Give Twice for Christmas

This article has been evolving for a few weeks of every year for several years since, as my subject line warns you, it’s seasonal. In 2009 I sent it to family, friends and colleagues in the hope that it would put a little bit more meaning back into the Christmas hoopla. The following year it was published in my local paper and it has appeared in a few other publications since then. If you have read it before, you might like to skip it this time to learn more about (e.g.) a bear sanctuary or the centipede’s dilemma. Otherwise, read on: 

Christmas was originally a time of religious thanksgiving, and for many of us it still is. And for nearly all of us it is a joyful time, bringing happiness by re-affirming bonds of family and friendship whether or not the spiritual aspect is celebrated.

But it is not all good. The religious side of Christmas was being drowned out by the clangour of cash-register bells even when I was a wonderstruck child still willing to believe in Santa. In these days of environmental degradation there is another reason to reject the commercialisation, too: Christmas is becoming a pretext for blatantly wasteful over-consumption.

In itself, giving is always a good thing (receiving can be nice, too!) and Christmas can be a good excuse to acknowledge your friendships in this way. And choosing not to give presents offends and upsets those who believe in tradition, while refusing to accept gifts offends them even more. But what can we do to opt out of Consumas and back in to Christmas?

1. Give according to the recipient’s values. Of course you already try to do that but think outside the conventional range of gifts. If ‘everyone buys their Dad a gadget’, your Dad has probably got a shed-full already. Remember that he is not just a generic older male consumer but has his own particular interests.

2. Give according to your own values. If you care about native birds, giving your friend a kitten may make you feel guilty for years, so find something which you have no doubts about instead – a bird-bath, maybe.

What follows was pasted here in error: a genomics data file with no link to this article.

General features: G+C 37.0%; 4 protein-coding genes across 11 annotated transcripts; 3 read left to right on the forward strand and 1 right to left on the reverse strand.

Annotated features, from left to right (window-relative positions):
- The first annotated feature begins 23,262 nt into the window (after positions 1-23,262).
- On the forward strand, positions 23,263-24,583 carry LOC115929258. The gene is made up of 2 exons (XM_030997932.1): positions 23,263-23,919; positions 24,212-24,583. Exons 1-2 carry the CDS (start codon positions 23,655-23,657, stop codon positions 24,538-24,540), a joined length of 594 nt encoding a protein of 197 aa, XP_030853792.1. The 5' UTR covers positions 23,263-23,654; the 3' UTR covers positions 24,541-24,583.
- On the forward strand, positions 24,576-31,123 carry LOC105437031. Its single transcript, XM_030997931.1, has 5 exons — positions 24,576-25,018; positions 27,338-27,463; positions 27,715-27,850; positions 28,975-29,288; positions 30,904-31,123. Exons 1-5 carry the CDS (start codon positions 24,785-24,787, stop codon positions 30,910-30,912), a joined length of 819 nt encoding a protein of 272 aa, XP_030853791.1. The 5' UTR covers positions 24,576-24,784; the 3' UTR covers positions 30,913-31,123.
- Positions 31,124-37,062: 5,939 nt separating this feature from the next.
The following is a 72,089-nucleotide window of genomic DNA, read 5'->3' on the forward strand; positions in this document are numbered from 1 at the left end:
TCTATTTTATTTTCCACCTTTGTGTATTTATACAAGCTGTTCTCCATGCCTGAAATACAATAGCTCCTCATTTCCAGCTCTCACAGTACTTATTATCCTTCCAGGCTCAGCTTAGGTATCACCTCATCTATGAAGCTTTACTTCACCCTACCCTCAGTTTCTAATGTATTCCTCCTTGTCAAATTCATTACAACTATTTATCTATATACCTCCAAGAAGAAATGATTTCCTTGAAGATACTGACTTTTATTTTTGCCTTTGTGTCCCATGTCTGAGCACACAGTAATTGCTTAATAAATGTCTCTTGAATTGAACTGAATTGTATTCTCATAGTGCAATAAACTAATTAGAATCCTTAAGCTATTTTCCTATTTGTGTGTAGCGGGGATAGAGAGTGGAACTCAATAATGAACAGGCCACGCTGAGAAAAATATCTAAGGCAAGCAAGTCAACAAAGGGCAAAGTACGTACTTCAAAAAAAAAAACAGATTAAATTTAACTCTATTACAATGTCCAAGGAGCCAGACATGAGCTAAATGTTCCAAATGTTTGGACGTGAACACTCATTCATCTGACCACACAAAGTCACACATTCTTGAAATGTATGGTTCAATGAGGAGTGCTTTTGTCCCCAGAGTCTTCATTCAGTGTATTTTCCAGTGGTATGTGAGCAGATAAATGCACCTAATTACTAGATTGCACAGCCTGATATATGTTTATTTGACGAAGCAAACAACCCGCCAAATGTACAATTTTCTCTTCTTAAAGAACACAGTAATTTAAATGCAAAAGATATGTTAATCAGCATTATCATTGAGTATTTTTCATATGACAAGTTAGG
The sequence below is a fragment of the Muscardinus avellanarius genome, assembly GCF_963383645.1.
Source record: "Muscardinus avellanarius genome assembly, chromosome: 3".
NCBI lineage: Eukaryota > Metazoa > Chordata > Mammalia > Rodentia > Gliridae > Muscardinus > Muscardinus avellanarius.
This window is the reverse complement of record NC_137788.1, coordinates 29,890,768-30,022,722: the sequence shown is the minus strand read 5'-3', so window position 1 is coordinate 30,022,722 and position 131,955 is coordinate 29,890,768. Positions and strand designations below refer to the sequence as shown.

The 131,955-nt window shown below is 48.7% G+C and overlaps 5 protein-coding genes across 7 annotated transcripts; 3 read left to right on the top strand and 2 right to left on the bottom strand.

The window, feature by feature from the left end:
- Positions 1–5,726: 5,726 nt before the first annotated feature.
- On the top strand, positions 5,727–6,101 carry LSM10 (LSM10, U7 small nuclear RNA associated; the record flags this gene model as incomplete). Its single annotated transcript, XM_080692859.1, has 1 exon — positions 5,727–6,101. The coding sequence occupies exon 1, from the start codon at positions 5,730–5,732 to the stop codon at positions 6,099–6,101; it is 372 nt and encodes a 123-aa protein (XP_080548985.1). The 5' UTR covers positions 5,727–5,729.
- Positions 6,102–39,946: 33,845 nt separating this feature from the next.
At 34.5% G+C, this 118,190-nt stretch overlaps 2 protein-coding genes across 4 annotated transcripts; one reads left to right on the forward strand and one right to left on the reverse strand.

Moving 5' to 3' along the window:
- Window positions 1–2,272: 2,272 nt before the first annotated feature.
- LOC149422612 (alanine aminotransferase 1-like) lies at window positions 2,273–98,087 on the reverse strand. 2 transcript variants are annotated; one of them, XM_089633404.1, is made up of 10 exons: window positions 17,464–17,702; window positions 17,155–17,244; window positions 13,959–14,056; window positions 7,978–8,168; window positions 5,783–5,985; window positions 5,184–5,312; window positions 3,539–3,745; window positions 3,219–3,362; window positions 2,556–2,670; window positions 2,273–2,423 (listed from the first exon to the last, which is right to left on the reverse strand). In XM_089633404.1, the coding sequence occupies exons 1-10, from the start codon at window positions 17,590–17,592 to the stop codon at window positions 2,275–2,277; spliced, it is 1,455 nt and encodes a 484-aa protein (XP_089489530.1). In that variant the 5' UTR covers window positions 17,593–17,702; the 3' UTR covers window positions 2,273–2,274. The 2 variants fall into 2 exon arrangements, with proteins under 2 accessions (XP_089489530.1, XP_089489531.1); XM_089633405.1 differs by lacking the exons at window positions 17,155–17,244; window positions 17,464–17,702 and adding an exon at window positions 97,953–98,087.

3. Give twice with every gift by finding gifts which benefit as many people as possible, and especially those in need.

  • Buy from charity shops which handle third-world craft products (e.g. World Vision). Some of the money goes back to the maker, and the rest supports the charity’s other projects.
  • Buy Fairtrade goods if you can, rather than the standard commercial equivalents.
  • Make a donation in the recipient’s name to a charity whose aims they support. (If you give them the receipt, they can claim it as tax deduction – nice bonus). Kiva, which provides micro loans in poor countries with Western help, is worth considering here alongside Red Cross, the Wilderness Society and the rest.
  • Remember that Unicef, CARE and Oxfam sell a range of gift certificates where the purchaser buys school books or a goat or a well for a third-world family. Buy one in the name of the recipient, who will receive a card with details of the donation and what it’s going to be used for.
  • Make or grow something yourself, if you have the skills: a cake, herb sachets, a framed photo, or a pot-plant in flower.
  • Buy gifts from local art galleries to support struggling artists (and believe me, nearly all artists are struggling).
  • Buy cards, calendars, t-shirts, Christmas cakes, etc, from the Heart Foundation, Australian Youth Climate Coalition or similar organisations. The goods may be mass produced but at least the profits are doing some good.

4. Ask, suggest or hint that others do the same. Use this article as a starting point if you like, and put it on Facebook or email it to lots of people you know. You don’t have to say, “If you were thinking of giving me something, I would prefer…,” which could be kind of awkward; just say, “I think this is a good way of thinking about Christmas.” You could bring a lot more happiness into the world by doing so – and isn’t that what Christmas is all about?

Thanks for reading – and do have a good Christmas, whether you take my ideas on board or not.

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